Finally, there are the diseases that can be traced to defective genes on one of the two sex chromosomes, called X and Y, of which males carry only single copies, while females have two X chromosomes and no Y. The genes that are defective in hemophilia, Duchenne muscular dystrophy, and color blindness lie on the X chromosome. Women are unaffected by these disorders since their other, healthy X chromosome compensates for the defective gene, but their sons have a fifty-fifty chance of inheriting it. Such diseases are called sex-linked, as opposed to those due to defects on other chromosomes, which are called autosomal.
Victor McKusick’s Mendelian Inheritance in Man catalogs the location of as many as 2,208 defective genes on human chromosomes that have been identified and another 2,136 that have not been fully identified or validated. J.B. Stanbury, J.B. Wyngaarden, and D.S. Frederickson’s The Metabolic Basis of Inherited Diseases is a work of 1,800 closely printed pages. New single gene defects are reported in the medical literature every two or three days. Each of us is believed to be a carrier of at least thirty recessive diseases.
Sir Thomas Browne in his Religio Medici wrote in 1643,
Men that look no further than their outsides, think health an appurtenance unto life, and quarrel with their constitutions for being ill; but I, that have examined the parts of man, and know upon what tender filaments that Fabric hangs, do wonder that we are not always ill; and considering the 1,000 doors that lead to death do thank my God that we can die but once.
Yet Browne’s “tender filaments” were at least a million times thicker than the double helixes of DNA.
Holtzman introduces the molecular genetics of inherited diseases, but he does not describe the ways in which they manifest themselves in illness; without knowing the suffering they cause, the lay reader may not be able to judge the merits of genetic screening aimed at reducing their incidence. I tried to fill that gap by reading the case histories of several children with cystic fibrosis, written in 1977 by Cecilia Falkman, a Swedish psychologist whose son has the disease.1 The parents of these children realized soon after they were born that something was wrong, because they vomited during meals, passed foul-smelling stools fifteen to twenty times a day, lay awake at night crying with stomach pains, and suffered frequent respiratory infections. It took some of the parents years of pilgrimage from doctor to doctor, from hospital to hospital, until the correct diagnosis was made. After that, they were given pills with enzymes that stopped the indigestion, and were told to pummel their babies backs for hours each day to help them cough up the phlegm that obstructed their lungs, and to make them sleep in a mist tent to ease their breathing.
Raising a cystic fibrosis child put these Swedish families under great stress by its exhausting labor, by the feelings of anxiety and helplessness and sometimes of shame and guilt that it raised, and by the mothers’ tendency to concentrate on their sick children to the neglect of their husbands and the healthy brothers and sisters. However, Falkman writes that the families responded very differently to that stress: “What destroys one family, may strengthen another.” Today, most cystic fibrosis patients still die in childhood or adolescence, but about one in ten survives into early adult life and some survive longer. There are about 1,500 adult cystic fibrosis patients in Britain today.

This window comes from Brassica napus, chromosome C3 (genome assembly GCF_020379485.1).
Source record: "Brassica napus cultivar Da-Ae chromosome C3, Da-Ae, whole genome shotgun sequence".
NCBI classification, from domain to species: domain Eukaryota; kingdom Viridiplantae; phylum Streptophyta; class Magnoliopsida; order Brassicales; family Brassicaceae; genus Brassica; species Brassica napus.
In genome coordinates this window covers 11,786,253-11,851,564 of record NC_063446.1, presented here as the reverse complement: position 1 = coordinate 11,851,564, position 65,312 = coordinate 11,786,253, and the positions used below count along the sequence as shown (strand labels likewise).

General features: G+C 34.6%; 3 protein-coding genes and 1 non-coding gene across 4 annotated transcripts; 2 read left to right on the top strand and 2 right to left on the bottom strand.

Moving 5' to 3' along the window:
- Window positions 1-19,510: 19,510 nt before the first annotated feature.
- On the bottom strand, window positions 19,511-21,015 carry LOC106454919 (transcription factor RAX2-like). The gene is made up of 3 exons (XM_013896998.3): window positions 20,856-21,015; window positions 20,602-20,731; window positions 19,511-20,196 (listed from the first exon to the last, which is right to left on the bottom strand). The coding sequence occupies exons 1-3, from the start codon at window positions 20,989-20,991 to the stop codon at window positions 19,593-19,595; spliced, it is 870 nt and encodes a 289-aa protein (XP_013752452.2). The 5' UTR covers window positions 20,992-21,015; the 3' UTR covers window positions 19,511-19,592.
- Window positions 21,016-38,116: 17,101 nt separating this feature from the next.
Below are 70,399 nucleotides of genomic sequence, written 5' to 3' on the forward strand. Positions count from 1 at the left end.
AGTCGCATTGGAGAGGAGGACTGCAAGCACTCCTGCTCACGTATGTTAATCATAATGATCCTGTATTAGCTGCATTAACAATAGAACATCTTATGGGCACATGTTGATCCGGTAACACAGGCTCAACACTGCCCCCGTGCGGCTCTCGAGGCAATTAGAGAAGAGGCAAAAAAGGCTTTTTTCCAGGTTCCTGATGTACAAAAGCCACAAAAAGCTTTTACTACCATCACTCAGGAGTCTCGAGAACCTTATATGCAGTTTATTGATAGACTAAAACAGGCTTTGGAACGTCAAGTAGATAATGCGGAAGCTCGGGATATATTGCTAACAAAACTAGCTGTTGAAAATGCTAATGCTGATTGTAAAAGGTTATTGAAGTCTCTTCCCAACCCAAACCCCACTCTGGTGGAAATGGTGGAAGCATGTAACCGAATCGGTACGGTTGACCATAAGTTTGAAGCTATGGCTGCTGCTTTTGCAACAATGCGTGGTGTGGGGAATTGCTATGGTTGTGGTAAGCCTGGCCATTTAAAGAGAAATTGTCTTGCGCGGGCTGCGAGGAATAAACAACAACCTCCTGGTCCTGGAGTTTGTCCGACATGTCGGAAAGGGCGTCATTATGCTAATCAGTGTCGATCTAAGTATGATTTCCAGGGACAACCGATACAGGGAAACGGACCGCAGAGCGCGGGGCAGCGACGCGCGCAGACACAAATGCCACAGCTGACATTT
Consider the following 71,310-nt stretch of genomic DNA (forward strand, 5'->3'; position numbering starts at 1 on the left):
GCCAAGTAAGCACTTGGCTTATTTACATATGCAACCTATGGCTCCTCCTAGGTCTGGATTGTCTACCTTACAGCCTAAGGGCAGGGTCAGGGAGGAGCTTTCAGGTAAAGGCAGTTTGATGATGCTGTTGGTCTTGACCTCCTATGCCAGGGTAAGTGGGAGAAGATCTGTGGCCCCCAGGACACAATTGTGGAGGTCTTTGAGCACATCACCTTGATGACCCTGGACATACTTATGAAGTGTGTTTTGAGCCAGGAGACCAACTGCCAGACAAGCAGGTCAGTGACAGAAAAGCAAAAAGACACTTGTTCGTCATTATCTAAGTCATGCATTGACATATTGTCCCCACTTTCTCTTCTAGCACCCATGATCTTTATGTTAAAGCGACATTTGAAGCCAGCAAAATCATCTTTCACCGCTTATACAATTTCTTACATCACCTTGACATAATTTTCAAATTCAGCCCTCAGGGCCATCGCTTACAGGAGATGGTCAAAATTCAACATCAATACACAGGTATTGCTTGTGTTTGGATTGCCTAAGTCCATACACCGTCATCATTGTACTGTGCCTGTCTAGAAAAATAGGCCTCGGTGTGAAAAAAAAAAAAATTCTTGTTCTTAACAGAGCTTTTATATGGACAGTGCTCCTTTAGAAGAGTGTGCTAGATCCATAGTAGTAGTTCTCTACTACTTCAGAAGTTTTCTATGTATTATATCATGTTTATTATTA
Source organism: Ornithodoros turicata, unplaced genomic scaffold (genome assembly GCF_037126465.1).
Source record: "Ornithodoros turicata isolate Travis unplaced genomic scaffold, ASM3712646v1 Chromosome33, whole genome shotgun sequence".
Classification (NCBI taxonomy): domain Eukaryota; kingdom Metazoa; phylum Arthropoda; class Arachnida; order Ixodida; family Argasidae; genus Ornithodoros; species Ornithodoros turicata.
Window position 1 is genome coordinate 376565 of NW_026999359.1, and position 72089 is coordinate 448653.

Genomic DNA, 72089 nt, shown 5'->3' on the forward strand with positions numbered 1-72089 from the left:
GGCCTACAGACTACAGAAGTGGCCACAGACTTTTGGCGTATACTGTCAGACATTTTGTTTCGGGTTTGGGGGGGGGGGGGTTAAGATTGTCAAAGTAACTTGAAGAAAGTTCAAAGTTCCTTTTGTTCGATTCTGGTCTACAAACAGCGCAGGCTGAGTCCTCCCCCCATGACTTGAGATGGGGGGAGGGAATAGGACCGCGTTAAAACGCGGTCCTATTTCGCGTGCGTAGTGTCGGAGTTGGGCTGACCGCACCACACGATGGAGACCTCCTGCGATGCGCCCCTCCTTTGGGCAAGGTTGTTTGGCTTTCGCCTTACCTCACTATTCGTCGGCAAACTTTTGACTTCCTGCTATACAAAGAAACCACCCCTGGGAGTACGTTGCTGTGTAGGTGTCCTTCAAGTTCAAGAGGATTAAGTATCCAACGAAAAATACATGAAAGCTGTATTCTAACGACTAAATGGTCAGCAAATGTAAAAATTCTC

The cause of cystic fibrosis is still unknown, and the affected gene has not yet been identified. Only its approximate position on chromosome 7 has been located, but its pattern of inheritance can be traced by its proximity to other genetic markers. Scientists do this tracing by collecting blood samples from several members of the family. They separate the white blood cells, isolate the DNA, and digest it with enzymes that cut it at the center of a specific sequence of letters, say
Suppose all the DNA of a cystic fibrosis child is cut there, but none of his healthy brother’s, and only half of each of his parents’. Then a geneticist concludes that this locus is linked to cystic fibrosis and is therefore inherited with it. The parents can then use prenatal diagnosis to find out if their next child is affected by the disease. The necessary DNA can be obtained by several different methods: either by teasing a single cell from the fertilized ovum after the first few cell divisions; or by snipping off a tiny fiber from the membrane surrounding the eight- to nine-week-old embryo (chorionic villi sampling); or by inserting a needle into the womb and removing a little of the amniotic fluid surrounding the eighteen-week-old fetus (amniocentesis); or finally by taking a blood sample from the newborn baby. Alternatively, cystic fibrosis can be diagnosed, with lesser certainty, by a deficiency of certain enzymes in the womb.
The astonishing new technical achievement lies in the ability to tag any desired stretch of DNA in a single cell, to isolate it from the hundreds of other, similar stretches of DNA that digestion with enzymes produces, and to copy and recopy the vital stretch until enough copies have been made for chemical analysis. With cystic fibrosis the diagnostic answer has a certainty of a hundred to one; with other diseases it may be hedged with ifs and buts and provide mere probabilities.
Cecilia Falkman, "Cystic fibrosis—A psychological study of fifty-two children and their families," Acta Pediatrica Scandinavia Supplement 269 (1977).↩
Cecilia Falkman, “Cystic fibrosis—A psychological study of fifty-two children and their families,” Acta Pediatrica Scandinavia Supplement 269 (1977).↩